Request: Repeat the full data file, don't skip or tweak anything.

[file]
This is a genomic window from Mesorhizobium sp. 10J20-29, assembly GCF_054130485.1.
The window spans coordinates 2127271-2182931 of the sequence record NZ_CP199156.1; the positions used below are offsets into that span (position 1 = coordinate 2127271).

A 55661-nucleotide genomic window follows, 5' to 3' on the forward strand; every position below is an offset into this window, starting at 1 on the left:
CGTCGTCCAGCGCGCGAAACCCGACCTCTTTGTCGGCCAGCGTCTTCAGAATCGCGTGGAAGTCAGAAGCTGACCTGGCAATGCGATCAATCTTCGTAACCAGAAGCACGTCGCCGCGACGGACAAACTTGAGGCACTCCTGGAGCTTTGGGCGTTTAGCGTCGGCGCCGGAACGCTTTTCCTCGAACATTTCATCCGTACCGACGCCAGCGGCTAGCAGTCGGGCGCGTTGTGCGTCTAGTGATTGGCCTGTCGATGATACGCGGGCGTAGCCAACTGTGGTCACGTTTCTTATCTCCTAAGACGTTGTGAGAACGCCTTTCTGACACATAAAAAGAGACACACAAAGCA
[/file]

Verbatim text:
This is a genomic window from Mesorhizobium sp. 10J20-29, assembly GCF_054130485.1.
The window spans coordinates 2127271-2182931 of the sequence record NZ_CP199156.1; the positions used below are offsets into that span (position 1 = coordinate 2127271).

A 55661-nucleotide genomic window follows, 5' to 3' on the forward strand; every position below is an offset into this window, starting at 1 on the left:
CGTCGTCCAGCGCGCGAAACCCGACCTCTTTGTCGGCCAGCGTCTTCAGAATCGCGTGGAAGTCAGAAGCTGACCTGGCAATGCGATCAATCTTCGTAACCAGAAGCACGTCGCCGCGACGGACAAACTTGAGGCACTCCTGGAGCTTTGGGCGTTTAGCGTCGGCGCCGGAACGCTTTTCCTCGAACATTTCATCCGTACCGACGCCAGCGGCTAGCAGTCGGGCGCGTTGTGCGTCTAGTGATTGGCCTGTCGATGATACGCGGGCGTAGCCAACTGTGGTCACGTTTCTTATCTCCTAAGACGTTGTGAGAACGCCTTTCTGACACATAAAAAGAGACACACAAAGCA